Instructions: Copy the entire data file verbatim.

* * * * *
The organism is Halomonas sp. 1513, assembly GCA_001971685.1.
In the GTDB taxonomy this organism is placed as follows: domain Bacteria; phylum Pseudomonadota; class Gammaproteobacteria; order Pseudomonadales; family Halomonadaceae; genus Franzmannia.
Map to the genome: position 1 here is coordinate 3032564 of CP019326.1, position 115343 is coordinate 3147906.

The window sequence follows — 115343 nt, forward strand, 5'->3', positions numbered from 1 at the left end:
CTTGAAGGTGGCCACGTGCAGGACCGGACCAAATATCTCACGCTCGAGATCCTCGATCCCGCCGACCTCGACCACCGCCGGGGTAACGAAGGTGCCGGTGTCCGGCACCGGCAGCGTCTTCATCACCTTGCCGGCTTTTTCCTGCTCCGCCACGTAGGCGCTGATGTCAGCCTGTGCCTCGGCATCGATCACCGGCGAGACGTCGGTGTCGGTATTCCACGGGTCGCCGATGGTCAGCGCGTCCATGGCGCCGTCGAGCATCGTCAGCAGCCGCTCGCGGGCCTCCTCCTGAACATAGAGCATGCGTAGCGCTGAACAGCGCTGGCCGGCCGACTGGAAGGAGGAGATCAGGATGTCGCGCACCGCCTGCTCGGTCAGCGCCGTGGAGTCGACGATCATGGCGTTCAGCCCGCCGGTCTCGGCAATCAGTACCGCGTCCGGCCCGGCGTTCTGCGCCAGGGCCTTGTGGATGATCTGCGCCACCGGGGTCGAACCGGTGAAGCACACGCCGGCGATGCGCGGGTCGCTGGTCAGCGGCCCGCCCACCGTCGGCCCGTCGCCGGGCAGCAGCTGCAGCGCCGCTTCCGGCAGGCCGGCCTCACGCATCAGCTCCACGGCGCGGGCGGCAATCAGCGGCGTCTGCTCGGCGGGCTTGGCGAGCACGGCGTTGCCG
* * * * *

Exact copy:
The organism is Halomonas sp. 1513, assembly GCA_001971685.1.
In the GTDB taxonomy this organism is placed as follows: domain Bacteria; phylum Pseudomonadota; class Gammaproteobacteria; order Pseudomonadales; family Halomonadaceae; genus Franzmannia.
Map to the genome: position 1 here is coordinate 3032564 of CP019326.1, position 115343 is coordinate 3147906.

The window sequence follows — 115343 nt, forward strand, 5'->3', positions numbered from 1 at the left end:
CTTGAAGGTGGCCACGTGCAGGACCGGACCAAATATCTCACGCTCGAGATCCTCGATCCCGCCGACCTCGACCACCGCCGGGGTAACGAAGGTGCCGGTGTCCGGCACCGGCAGCGTCTTCATCACCTTGCCGGCTTTTTCCTGCTCCGCCACGTAGGCGCTGATGTCAGCCTGTGCCTCGGCATCGATCACCGGCGAGACGTCGGTGTCGGTATTCCACGGGTCGCCGATGGTCAGCGCGTCCATGGCGCCGTCGAGCATCGTCAGCAGCCGCTCGCGGGCCTCCTCCTGAACATAGAGCATGCGTAGCGCTGAACAGCGCTGGCCGGCCGACTGGAAGGAGGAGATCAGGATGTCGCGCACCGCCTGCTCGGTCAGCGCCGTGGAGTCGACGATCATGGCGTTCAGCCCGCCGGTCTCGGCAATCAGTACCGCGTCCGGCCCGGCGTTCTGCGCCAGGGCCTTGTGGATGATCTGCGCCACCGGGGTCGAACCGGTGAAGCACACGCCGGCGATGCGCGGGTCGCTGGTCAGCGGCCCGCCCACCGTCGGCCCGTCGCCGGGCAGCAGCTGCAGCGCCGCTTCCGGCAGGCCGGCCTCACGCATCAGCTCCACGGCGCGGGCGGCAATCAGCGGCGTCTGCTCGGCGGGCTTGGCGAGCACGGCGTTGCCG